Archive for Intel

BREAKING: New CPU Vulnerability Disclosed. Patches From Microsoft And Apple Inbound

Posted in Commentary with tags , , on May 14, 2019 by itnerd

There’s a new CPU vulnerability that has literally just been disclosed by researchers. It’s called ZombieLoad and it is similar to the Spectre and Meltdown CPU flaws that popped up a while ago. Here’s what you need to know:

“ZombieLoad,” as it’s called, is a side-channel attack targeting Intel chips, allowing hackers to effectively exploit design flaws rather than injecting malicious code. Intel said ZombieLoad is made up of four bugs, which the researchers reported to the chip maker just a month ago.

 Almost every computer with an Intel chips dating back to 2011 are affected by the vulnerabilities. AMD and ARM chips are not said to be vulnerable like earlier side-channel attacks.

 ZombieLoad takes its name from a “zombie load,” an amount of data that the processor can’t understand or properly process, forcing the processor to ask for help from the processor’s microcode to prevent a crash. Apps are usually only able to see their own data, but this bug allows that data to bleed across those boundary walls. ZombieLoad will leak any data currently loaded by the processor’s core, the researchers said. Intel said patches to the microcode will help clear the processor’s buffers, preventing data from being read.

Speaking of those patches….:

Intel has released microcode to patch vulnerable processors, including Intel Xeon, Intel Broadwell, Sandy Bridge, Skylake and Haswell chips, Intel Kaby Lake, Coffee Lake, Whiskey Lake and Cascade Lake chips are affected, and all Atom and Knights processors.

But other tech giants, like consumer PC and device manufacturers, are also issuing patches as a first line of defense against possible attacks.

Computer makers Apple  and Microsoft  and browser makers Google and Mozilla  are releasing patches today.

So as soon as those patches appear for your Windows 10 computer or Mac, I would install them to protect yourself. I’ll update this post as soon as patches pop up.

UPDATE: Apple just put up this page addressing this issue:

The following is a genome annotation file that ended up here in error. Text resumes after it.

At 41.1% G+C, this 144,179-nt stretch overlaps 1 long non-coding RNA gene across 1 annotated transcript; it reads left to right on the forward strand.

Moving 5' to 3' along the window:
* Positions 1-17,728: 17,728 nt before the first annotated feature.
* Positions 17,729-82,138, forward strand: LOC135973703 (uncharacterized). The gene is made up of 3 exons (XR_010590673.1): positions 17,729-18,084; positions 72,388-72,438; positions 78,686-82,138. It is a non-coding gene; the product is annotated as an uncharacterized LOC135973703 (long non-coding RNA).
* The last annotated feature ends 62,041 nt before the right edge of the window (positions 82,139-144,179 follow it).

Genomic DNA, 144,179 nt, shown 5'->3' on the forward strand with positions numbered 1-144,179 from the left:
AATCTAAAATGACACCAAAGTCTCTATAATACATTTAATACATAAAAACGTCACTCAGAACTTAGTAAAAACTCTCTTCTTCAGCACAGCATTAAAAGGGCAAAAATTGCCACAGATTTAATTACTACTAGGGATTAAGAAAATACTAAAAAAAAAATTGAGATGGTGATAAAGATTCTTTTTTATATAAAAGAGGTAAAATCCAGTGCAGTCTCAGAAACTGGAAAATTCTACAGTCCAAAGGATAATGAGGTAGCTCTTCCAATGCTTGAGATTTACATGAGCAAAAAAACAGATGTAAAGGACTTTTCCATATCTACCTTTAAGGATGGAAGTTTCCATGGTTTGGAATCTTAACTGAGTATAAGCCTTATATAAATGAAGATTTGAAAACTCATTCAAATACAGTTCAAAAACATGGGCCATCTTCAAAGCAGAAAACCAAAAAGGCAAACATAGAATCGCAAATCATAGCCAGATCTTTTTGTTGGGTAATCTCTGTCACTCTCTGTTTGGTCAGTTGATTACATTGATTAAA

In short, Apple released mitigations when they released 10.14.5 as well as other software updates for older OSes that they still support.

UPDATE #2: Google has confirmed it has released patches to mitigate against ZombieLoad. The Chrome team has a technical advisory out that says that users should rely on patches for their computer. “Operating system vendors may release updates to improve isolation, so users should ensure they install any updates and follow any additional guidance from their operating system vendor,” said Google. In other words, make sure your Windows PC or your Mac is patched. Though I will point out that a new version of Chrome just hit my PC and Mac.

UPDATE #3: Microsoft has put up a document on this. And patches have apparently been released via Windows Update. Microsoft also has a page with guidance for how to protect against the new attacks. Meanwhile over at Amazon Web Services, AWS has been updated to prevent attacks.

UPDATE #4: VMware has released software updates for vCenter Server, ESXi, Workstation, and Fusion to mitigate this threat. Details here.




Infographic: OEM Partnerships Are Driving Business More So Now Than Ever Before

Posted in Commentary with tags , on January 19, 2019 by itnerd

Dell and Intel released a Futurum Research study sharing insights on the evolution of OEM partnerships in the digital economy. In order to unlock these insights, they had to ask, “What drives OEM partnership?”

The overwhelming answer to this question was that OEM partnerships are driven by Digital Transformation and the desire to embrace emerging technologies for an innovation-ready future. See below for some great insights that evolved from this discovery.

Key report findings:

  • 75% of enterprises expect use of OEM partnerships to increase
  • 25% of enterprises anticipate a dramatic increase in OEM adoption
  • Top growing sectors of OEM partnerships: Banking & Finance, Media & Technology and Consumer Products (Retail, E-Tailers, etc.)
  • The use of OEM Partners to meet critical product and services needs is on the rise, a trend we expect to increase dramatically over the coming 3 to 5 years
  • 87% of organizations agree that OEM partnerships help enterprises embrace emerging technologies for an innovation-ready future
  • Top benefit of OEM partnerships: Helps organizations accelerate product & services innovation

Dell has published a blog post on this here here.

090119-oem infographic

Oh Noes! Seven New Meltdown And Spectre Style CPU Attacks Found!

Posted in Commentary with tags , , on November 14, 2018 by itnerd

A team of nine academics has revealed today seven new CPU attacks. The seven impact AMD, ARM, and Intel CPUs to various degrees:

Two of the seven new attacks are variations of the Meltdown attack, while the other five are variations on the original Spectre attack — two well-known attacks that have been revealed at the start of the year and found to impact CPUs models going back to 1995. Researchers say they’ve discovered the seven new CPU attacks while performing “a sound and extensible systematization of transient execution attacks” — a catch-all term the research team used to describe attacks on the various internal mechanisms that a CPU uses to process data, such as the speculative execution process, the CPU’s internal caches, and other internal execution stages. The research team says they’ve successfully demonstrated all seven attacks with proof-of-concept code. Experiments to confirm six other Meltdown-attacks did not succeed, according to a graph published by researchers.

Well. This isn’t good. It’s a safe bet that people at ARM, AMD, and Intel are scrambling to verify if these attacks are fixable and how fast they can get those fixes out to the public.

Fun times….

Intel Tries And Then Backtracks On Restricting Benchmarking Of CPU Fixes

Posted in Commentary with tags on August 24, 2018 by itnerd